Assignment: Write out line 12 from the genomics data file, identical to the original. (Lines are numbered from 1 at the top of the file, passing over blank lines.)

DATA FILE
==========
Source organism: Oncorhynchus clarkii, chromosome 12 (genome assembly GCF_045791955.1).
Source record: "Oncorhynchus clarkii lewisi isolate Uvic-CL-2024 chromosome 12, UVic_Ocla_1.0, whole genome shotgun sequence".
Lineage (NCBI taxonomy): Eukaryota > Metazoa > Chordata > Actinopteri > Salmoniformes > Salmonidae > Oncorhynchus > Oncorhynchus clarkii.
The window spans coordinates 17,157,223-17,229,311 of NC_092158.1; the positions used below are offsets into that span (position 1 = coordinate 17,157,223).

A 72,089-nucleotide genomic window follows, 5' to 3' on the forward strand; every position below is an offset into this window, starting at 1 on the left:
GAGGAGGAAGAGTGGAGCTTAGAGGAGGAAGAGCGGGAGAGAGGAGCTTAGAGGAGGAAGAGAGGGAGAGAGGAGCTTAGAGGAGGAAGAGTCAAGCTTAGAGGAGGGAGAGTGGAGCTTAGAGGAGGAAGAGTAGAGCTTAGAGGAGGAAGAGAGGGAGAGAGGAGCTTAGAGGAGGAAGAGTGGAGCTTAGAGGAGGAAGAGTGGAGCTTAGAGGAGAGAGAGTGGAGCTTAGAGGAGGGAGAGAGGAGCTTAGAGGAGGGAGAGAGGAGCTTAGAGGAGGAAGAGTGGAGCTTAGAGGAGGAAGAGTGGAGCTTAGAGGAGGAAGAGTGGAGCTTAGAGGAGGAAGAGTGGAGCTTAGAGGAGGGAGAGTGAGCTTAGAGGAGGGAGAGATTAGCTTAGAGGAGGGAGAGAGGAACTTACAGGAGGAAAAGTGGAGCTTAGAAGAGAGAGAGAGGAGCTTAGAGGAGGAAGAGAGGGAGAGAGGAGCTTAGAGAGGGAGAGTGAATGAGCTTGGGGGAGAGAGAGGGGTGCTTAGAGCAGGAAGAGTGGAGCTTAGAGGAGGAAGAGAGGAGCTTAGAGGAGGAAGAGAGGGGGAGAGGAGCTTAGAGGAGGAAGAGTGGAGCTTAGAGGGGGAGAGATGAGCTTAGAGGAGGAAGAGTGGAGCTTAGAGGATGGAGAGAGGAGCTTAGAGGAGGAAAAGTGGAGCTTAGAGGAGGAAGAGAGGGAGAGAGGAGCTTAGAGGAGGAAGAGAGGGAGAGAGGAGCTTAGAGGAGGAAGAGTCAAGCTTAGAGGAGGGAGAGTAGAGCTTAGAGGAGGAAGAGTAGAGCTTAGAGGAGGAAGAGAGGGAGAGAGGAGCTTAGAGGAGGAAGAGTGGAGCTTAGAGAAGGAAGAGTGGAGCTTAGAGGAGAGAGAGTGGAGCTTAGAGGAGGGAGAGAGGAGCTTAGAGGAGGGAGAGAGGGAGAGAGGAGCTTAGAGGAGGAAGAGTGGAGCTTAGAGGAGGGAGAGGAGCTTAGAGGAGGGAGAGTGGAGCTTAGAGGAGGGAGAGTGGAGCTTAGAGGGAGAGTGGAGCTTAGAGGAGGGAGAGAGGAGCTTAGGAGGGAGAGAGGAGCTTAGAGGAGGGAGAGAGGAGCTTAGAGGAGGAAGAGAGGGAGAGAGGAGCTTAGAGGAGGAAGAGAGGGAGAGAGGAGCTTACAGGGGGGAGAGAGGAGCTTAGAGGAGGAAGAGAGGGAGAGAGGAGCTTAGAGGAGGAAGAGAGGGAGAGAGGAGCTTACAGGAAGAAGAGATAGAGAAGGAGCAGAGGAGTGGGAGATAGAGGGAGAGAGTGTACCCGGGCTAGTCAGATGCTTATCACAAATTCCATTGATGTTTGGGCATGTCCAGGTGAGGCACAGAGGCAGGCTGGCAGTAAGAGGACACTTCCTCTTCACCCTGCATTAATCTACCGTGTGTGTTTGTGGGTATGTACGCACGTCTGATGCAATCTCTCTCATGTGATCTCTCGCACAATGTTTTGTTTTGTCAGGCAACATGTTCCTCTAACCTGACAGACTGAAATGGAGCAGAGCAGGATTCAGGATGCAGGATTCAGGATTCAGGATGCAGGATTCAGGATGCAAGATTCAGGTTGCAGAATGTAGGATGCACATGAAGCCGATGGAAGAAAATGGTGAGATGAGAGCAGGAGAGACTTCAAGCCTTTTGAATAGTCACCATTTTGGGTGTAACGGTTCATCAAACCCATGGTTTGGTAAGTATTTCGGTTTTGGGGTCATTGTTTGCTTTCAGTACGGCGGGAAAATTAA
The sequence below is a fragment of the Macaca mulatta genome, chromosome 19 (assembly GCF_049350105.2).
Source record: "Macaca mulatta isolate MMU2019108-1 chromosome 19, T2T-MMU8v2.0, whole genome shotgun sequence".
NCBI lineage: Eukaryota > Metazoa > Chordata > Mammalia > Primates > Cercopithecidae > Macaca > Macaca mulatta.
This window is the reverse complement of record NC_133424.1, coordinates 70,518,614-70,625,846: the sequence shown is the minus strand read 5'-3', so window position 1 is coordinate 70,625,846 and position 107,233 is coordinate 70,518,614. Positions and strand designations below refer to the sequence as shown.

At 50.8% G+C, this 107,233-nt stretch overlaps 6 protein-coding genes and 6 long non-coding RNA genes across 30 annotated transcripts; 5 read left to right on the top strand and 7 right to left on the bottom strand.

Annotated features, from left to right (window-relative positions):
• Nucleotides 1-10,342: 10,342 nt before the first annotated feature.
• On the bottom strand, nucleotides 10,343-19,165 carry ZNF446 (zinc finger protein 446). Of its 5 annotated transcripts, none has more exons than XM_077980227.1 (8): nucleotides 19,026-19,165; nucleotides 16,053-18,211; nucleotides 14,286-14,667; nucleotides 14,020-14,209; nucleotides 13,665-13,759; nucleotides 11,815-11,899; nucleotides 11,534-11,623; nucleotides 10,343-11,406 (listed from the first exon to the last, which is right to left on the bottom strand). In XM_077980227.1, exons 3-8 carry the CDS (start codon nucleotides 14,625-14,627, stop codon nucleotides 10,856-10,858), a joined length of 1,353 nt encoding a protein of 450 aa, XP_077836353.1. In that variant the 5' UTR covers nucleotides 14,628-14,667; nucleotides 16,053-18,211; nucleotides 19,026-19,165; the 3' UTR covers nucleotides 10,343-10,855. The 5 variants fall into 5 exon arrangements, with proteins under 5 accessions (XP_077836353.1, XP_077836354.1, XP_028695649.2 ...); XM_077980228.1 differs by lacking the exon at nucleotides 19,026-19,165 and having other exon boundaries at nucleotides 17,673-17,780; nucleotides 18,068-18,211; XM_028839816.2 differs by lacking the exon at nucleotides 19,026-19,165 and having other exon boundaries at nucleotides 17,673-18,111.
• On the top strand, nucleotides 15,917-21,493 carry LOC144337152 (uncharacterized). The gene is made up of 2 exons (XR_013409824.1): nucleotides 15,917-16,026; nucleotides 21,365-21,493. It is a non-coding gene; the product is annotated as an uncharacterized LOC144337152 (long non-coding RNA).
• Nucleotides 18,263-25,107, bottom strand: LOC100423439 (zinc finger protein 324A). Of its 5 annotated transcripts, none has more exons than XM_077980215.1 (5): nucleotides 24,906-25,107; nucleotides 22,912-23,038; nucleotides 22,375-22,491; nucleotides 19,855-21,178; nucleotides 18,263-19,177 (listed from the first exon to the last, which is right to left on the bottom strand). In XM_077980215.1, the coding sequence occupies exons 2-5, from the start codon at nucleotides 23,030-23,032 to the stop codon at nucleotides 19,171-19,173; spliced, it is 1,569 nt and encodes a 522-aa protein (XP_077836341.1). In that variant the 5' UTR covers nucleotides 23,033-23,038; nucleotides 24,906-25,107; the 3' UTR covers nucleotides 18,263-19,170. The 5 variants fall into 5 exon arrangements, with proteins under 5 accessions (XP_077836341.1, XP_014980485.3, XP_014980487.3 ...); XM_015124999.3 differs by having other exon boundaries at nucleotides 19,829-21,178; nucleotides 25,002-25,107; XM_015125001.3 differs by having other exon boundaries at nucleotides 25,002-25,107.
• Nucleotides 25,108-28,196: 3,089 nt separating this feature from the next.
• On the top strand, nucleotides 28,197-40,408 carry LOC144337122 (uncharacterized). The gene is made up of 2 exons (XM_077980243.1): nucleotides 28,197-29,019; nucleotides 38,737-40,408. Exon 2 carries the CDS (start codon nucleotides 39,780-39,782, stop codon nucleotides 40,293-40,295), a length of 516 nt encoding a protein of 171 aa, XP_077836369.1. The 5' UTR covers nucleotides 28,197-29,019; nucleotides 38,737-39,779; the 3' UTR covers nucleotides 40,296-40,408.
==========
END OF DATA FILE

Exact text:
Annotated features, from left to right (window-relative positions):